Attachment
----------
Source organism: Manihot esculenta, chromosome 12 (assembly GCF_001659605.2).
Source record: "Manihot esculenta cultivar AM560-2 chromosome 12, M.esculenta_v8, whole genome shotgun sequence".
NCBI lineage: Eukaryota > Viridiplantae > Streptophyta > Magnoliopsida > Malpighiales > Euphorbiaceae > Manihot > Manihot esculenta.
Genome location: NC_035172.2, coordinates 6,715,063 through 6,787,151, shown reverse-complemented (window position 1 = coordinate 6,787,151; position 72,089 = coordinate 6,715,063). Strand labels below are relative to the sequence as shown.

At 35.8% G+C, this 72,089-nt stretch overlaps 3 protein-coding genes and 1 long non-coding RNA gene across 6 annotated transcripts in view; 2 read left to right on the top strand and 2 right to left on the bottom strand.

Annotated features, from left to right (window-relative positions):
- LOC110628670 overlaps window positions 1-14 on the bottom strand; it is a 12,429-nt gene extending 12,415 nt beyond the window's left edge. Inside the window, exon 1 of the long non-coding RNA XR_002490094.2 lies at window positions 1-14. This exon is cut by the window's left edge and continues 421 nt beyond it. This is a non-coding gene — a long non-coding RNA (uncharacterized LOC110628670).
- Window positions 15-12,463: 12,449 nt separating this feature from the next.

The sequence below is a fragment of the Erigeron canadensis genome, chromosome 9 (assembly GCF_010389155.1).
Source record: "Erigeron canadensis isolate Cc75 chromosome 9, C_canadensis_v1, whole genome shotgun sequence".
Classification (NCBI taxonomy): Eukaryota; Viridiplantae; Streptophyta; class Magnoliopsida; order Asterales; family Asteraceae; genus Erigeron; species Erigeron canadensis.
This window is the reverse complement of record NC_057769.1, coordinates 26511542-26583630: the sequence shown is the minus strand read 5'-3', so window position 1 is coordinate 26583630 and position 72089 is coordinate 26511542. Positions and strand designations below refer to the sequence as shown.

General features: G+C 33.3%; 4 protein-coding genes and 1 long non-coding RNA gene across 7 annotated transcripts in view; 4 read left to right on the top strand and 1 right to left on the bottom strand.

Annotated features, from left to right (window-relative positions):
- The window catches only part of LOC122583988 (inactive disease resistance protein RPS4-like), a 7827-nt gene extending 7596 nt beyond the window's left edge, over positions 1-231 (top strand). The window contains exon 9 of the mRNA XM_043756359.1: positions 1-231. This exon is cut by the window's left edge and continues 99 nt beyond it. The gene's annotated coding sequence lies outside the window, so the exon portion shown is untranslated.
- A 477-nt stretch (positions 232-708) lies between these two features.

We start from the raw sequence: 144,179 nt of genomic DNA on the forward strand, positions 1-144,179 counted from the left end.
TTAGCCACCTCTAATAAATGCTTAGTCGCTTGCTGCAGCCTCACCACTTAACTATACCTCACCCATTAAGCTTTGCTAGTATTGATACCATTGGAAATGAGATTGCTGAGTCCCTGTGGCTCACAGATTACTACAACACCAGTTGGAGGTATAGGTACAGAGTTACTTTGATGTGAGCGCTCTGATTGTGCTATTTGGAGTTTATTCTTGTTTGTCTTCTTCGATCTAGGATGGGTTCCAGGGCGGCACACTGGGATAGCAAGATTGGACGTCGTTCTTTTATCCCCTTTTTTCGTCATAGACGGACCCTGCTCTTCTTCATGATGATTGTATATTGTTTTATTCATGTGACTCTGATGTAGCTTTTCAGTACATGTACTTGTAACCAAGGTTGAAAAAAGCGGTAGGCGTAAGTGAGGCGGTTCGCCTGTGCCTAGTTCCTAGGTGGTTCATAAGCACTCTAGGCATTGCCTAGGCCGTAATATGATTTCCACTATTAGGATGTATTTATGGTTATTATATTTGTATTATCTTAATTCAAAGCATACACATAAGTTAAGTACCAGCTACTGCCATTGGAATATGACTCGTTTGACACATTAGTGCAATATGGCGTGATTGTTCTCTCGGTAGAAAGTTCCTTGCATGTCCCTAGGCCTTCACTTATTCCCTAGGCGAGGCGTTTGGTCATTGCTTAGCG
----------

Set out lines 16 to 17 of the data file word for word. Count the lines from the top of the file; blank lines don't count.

- A 477-nt stretch (positions 232-708) lies between these two features.

We start from the raw sequence: 144,179 nt of genomic DNA on the forward strand, positions 1-144,179 counted from the left end.